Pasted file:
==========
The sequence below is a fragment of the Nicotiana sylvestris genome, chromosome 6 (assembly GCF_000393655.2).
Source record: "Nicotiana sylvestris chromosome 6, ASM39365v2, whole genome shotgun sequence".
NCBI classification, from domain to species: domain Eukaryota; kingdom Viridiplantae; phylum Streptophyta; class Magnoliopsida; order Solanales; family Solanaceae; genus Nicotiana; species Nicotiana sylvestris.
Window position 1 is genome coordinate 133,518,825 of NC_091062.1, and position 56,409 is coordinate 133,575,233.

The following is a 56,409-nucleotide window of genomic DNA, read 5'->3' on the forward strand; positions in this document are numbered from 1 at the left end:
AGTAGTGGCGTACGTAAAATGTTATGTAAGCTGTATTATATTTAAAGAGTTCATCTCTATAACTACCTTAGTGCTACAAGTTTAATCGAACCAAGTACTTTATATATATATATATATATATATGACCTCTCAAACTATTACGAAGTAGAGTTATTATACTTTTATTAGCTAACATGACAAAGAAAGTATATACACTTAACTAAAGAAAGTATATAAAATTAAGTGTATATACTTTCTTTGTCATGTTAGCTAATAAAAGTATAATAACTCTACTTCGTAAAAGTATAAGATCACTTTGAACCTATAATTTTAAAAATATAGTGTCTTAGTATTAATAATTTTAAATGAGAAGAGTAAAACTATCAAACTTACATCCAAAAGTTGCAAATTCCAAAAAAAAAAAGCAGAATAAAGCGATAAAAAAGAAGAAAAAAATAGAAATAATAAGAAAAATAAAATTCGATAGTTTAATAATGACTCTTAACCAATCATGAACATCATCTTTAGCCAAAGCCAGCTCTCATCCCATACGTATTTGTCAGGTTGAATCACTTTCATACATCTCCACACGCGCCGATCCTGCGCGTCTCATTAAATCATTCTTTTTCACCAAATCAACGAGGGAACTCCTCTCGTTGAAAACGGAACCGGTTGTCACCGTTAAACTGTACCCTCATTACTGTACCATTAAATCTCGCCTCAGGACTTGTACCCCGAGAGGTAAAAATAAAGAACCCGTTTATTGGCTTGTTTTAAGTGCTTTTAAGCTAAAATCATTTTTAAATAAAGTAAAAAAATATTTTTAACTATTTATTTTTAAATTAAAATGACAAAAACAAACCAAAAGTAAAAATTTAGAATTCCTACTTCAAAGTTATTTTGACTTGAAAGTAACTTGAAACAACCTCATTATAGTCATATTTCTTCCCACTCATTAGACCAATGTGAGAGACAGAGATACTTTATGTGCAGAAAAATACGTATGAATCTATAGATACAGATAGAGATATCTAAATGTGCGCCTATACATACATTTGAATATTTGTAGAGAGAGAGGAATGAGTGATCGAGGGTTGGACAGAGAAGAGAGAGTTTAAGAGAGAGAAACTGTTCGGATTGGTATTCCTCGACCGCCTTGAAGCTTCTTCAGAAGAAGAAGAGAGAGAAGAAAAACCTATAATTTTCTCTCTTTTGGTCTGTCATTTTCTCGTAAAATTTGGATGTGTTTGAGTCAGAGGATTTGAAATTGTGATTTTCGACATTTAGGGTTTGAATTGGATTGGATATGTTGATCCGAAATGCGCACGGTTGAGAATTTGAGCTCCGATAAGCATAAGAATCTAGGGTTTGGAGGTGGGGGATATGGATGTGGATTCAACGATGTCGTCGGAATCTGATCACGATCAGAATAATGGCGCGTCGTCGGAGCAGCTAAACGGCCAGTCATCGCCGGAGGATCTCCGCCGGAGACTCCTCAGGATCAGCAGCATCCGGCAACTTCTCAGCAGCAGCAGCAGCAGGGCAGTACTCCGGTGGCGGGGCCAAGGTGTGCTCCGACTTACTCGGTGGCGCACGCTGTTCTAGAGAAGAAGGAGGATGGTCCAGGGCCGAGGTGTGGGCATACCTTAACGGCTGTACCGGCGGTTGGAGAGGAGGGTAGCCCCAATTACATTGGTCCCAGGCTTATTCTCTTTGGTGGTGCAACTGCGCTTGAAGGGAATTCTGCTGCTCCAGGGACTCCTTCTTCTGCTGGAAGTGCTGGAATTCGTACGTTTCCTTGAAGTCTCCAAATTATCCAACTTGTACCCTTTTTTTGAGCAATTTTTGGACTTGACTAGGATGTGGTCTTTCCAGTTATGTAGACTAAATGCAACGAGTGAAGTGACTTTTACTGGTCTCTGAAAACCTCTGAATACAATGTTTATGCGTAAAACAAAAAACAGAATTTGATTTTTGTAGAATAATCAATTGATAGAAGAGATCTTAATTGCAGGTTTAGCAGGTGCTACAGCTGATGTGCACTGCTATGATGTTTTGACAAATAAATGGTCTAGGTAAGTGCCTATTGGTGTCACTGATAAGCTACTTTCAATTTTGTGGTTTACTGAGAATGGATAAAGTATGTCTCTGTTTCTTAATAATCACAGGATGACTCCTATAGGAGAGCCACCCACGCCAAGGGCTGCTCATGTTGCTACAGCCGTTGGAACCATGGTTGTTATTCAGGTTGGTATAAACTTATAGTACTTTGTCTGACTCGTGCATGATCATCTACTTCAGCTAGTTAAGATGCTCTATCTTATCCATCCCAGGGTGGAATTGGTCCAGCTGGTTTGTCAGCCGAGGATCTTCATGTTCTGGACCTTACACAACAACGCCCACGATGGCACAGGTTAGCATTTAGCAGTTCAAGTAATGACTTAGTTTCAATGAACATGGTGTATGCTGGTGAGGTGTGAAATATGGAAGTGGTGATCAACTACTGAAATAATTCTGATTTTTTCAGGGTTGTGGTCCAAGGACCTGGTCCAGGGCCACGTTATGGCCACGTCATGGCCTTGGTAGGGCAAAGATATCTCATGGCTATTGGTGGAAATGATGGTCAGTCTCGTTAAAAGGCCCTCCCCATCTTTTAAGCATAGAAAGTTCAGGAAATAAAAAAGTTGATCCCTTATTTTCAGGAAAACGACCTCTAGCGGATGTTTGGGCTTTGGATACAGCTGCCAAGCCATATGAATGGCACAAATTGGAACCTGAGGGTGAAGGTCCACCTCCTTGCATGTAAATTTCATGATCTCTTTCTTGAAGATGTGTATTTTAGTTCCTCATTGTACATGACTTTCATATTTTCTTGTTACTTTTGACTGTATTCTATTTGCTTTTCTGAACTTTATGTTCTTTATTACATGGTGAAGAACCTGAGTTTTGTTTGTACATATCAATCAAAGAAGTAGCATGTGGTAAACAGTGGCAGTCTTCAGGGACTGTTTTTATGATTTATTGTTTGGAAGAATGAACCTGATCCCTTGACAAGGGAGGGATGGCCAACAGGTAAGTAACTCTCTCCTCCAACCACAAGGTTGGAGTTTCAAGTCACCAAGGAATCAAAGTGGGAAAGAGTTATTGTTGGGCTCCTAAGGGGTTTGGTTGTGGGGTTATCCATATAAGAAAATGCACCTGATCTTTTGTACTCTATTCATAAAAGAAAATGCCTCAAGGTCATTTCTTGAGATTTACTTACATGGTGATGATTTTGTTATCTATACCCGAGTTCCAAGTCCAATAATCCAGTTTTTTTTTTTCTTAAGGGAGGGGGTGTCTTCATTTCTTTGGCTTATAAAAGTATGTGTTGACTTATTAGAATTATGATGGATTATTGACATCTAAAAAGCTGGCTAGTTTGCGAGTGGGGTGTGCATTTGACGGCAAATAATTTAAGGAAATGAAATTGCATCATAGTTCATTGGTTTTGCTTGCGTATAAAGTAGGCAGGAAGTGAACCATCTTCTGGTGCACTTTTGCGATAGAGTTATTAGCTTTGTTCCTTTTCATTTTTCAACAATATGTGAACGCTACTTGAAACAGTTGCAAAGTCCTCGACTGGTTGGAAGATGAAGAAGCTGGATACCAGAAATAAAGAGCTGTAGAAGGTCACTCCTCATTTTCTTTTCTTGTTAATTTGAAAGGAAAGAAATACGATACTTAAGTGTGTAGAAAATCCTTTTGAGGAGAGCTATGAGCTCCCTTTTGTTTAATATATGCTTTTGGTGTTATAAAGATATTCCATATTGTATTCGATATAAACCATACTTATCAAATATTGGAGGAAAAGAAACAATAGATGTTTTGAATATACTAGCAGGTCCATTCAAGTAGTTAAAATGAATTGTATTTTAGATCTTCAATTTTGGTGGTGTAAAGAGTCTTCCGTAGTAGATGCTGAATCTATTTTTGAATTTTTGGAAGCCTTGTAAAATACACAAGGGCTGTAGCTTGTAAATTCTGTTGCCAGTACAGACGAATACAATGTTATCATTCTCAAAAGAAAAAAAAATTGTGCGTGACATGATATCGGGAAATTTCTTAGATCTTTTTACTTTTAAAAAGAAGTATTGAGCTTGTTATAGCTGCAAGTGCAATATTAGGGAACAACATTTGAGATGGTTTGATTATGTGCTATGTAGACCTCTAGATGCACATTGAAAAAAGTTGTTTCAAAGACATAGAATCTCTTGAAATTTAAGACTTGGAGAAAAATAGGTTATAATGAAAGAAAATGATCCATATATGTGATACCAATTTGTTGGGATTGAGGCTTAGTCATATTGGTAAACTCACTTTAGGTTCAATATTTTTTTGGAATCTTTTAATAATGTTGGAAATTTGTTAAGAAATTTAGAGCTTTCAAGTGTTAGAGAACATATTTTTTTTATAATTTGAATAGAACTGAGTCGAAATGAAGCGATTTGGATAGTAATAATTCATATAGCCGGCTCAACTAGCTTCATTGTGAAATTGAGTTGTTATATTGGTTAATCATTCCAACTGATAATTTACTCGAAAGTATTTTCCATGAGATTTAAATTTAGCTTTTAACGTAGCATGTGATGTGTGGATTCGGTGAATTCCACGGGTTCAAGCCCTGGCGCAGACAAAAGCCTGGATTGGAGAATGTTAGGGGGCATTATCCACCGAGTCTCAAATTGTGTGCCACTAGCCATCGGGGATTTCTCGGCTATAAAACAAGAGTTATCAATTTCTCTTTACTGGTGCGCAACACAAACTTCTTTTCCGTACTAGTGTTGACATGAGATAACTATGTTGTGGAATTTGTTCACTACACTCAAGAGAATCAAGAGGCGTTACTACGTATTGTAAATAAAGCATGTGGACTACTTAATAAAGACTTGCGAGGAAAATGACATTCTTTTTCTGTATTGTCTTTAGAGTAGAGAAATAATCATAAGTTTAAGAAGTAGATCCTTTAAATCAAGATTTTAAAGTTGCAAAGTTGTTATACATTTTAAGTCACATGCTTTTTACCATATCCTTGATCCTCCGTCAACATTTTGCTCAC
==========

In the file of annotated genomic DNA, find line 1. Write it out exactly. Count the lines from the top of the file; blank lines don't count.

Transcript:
The sequence below is a fragment of the Nicotiana sylvestris genome, chromosome 6 (assembly GCF_000393655.2).